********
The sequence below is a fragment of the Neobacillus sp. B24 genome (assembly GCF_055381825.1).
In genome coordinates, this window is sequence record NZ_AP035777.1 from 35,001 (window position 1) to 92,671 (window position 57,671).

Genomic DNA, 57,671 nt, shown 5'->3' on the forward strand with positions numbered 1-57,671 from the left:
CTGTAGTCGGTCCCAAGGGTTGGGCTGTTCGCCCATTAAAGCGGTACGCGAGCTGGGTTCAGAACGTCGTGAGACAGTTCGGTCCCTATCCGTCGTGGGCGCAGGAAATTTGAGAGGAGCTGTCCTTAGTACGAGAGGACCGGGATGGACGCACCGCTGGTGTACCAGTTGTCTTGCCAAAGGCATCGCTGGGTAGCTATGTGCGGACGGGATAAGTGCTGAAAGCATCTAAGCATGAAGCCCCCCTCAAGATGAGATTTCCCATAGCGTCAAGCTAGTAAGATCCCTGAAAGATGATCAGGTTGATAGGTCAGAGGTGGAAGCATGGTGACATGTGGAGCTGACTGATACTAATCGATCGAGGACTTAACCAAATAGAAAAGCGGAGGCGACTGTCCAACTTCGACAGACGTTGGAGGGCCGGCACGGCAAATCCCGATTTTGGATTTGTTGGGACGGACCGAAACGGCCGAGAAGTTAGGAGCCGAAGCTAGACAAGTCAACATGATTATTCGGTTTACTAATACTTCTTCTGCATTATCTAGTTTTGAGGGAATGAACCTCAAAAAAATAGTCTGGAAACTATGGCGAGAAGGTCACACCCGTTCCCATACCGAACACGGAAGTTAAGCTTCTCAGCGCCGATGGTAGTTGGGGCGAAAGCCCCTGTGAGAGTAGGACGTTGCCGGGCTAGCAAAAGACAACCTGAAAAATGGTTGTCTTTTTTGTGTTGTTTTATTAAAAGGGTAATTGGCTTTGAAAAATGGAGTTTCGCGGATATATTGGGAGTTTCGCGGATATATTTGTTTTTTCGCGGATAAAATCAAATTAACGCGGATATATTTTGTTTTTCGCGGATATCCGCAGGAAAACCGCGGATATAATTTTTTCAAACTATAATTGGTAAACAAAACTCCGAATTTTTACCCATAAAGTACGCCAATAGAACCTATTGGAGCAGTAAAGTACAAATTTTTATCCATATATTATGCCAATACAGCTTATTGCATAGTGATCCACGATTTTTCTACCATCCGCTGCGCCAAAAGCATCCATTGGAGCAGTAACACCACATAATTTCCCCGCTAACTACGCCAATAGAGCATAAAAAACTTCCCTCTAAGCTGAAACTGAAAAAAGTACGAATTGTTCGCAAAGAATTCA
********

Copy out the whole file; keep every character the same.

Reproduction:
The sequence below is a fragment of the Neobacillus sp. B24 genome (assembly GCF_055381825.1).
In genome coordinates, this window is sequence record NZ_AP035777.1 from 35,001 (window position 1) to 92,671 (window position 57,671).

Genomic DNA, 57,671 nt, shown 5'->3' on the forward strand with positions numbered 1-57,671 from the left:
CTGTAGTCGGTCCCAAGGGTTGGGCTGTTCGCCCATTAAAGCGGTACGCGAGCTGGGTTCAGAACGTCGTGAGACAGTTCGGTCCCTATCCGTCGTGGGCGCAGGAAATTTGAGAGGAGCTGTCCTTAGTACGAGAGGACCGGGATGGACGCACCGCTGGTGTACCAGTTGTCTTGCCAAAGGCATCGCTGGGTAGCTATGTGCGGACGGGATAAGTGCTGAAAGCATCTAAGCATGAAGCCCCCCTCAAGATGAGATTTCCCATAGCGTCAAGCTAGTAAGATCCCTGAAAGATGATCAGGTTGATAGGTCAGAGGTGGAAGCATGGTGACATGTGGAGCTGACTGATACTAATCGATCGAGGACTTAACCAAATAGAAAAGCGGAGGCGACTGTCCAACTTCGACAGACGTTGGAGGGCCGGCACGGCAAATCCCGATTTTGGATTTGTTGGGACGGACCGAAACGGCCGAGAAGTTAGGAGCCGAAGCTAGACAAGTCAACATGATTATTCGGTTTACTAATACTTCTTCTGCATTATCTAGTTTTGAGGGAATGAACCTCAAAAAAATAGTCTGGAAACTATGGCGAGAAGGTCACACCCGTTCCCATACCGAACACGGAAGTTAAGCTTCTCAGCGCCGATGGTAGTTGGGGCGAAAGCCCCTGTGAGAGTAGGACGTTGCCGGGCTAGCAAAAGACAACCTGAAAAATGGTTGTCTTTTTTGTGTTGTTTTATTAAAAGGGTAATTGGCTTTGAAAAATGGAGTTTCGCGGATATATTGGGAGTTTCGCGGATATATTTGTTTTTTCGCGGATAAAATCAAATTAACGCGGATATATTTTGTTTTTCGCGGATATCCGCAGGAAAACCGCGGATATAATTTTTTCAAACTATAATTGGTAAACAAAACTCCGAATTTTTACCCATAAAGTACGCCAATAGAACCTATTGGAGCAGTAAAGTACAAATTTTTATCCATATATTATGCCAATACAGCTTATTGCATAGTGATCCACGATTTTTCTACCATCCGCTGCGCCAAAAGCATCCATTGGAGCAGTAACACCACATAATTTCCCCGCTAACTACGCCAATAGAGCATAAAAAACTTCCCTCTAAGCTGAAACTGAAAAAAGTACGAATTGTTCGCAAAGAATTCA